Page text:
May 8, 2007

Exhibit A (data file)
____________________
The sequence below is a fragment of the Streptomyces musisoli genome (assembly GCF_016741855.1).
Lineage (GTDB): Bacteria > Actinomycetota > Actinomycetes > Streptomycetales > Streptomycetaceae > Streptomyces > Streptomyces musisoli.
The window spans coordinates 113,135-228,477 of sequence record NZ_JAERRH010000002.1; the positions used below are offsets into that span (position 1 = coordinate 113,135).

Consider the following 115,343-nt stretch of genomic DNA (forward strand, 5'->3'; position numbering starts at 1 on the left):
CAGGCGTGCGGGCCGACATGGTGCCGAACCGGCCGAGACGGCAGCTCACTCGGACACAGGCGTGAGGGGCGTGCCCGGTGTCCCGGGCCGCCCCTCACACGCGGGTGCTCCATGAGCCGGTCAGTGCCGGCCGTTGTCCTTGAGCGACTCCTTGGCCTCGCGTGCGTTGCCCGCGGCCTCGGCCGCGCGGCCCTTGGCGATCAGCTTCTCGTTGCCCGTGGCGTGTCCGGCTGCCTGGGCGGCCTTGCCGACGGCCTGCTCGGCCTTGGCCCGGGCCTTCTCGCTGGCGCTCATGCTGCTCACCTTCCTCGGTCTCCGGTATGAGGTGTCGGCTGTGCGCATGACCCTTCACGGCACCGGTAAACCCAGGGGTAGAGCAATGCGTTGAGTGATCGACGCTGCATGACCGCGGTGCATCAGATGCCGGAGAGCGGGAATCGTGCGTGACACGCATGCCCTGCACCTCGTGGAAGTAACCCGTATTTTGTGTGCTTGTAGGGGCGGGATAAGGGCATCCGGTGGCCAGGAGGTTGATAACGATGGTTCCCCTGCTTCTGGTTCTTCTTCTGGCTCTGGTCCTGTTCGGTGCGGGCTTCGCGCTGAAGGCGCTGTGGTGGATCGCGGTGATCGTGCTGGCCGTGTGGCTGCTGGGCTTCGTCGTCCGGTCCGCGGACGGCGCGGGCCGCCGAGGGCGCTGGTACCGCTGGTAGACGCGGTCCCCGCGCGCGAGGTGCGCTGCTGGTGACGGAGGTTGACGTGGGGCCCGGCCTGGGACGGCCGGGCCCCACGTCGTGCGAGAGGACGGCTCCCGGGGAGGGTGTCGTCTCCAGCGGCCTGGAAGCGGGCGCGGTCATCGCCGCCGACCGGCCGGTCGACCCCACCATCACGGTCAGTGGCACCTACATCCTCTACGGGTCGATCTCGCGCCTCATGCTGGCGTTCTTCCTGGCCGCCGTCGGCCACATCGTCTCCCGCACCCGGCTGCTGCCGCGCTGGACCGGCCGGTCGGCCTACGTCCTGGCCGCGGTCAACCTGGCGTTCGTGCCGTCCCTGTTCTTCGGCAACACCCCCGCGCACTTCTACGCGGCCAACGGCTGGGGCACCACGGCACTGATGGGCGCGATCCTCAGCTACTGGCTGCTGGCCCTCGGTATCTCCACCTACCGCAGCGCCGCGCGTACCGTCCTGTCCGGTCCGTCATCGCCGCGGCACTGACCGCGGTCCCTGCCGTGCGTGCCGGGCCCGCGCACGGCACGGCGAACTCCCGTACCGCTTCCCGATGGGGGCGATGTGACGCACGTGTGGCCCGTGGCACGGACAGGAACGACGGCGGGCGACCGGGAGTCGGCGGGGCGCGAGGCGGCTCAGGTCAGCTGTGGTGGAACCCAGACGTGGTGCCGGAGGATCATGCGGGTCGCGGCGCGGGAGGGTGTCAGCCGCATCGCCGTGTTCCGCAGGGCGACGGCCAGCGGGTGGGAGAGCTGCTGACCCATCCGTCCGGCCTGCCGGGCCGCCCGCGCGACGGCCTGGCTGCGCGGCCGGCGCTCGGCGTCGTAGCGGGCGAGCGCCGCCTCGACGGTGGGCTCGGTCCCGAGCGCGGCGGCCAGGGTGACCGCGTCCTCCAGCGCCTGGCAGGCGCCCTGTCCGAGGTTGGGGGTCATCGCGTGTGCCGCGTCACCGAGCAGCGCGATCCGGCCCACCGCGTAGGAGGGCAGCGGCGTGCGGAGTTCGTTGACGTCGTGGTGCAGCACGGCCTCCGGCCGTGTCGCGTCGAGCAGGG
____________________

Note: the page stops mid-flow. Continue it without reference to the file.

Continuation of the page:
Based on fieldwork amongst a community of online gaming fans, Knorr argues that the field of anthropology is well-suited for the study of online communities as sites of sociocultural appropriation. The habitat of an online community is located within the Internet infrastructure, a dynamic space that utilizes multiple forms of mediated technology. Rather than limiting communication to the common shared interest, members of the group exchange gossip, create hierarchies, and establish new spaces for group interaction when older forms are obliterated. The community in question is described as a “nomadic tribe” that retains interpersonal structure regardless of geographic or even Internet space. The members of this community can best be described, not as consumers of technology, but as active creators of their online habitat. In this sense Internet communication technologies are reconstructed through a process of appropriation. So too are social networking communities appropriated as they are reworked to suit individual groups, as is the case in online activism and the geographical dispersion of subcultures.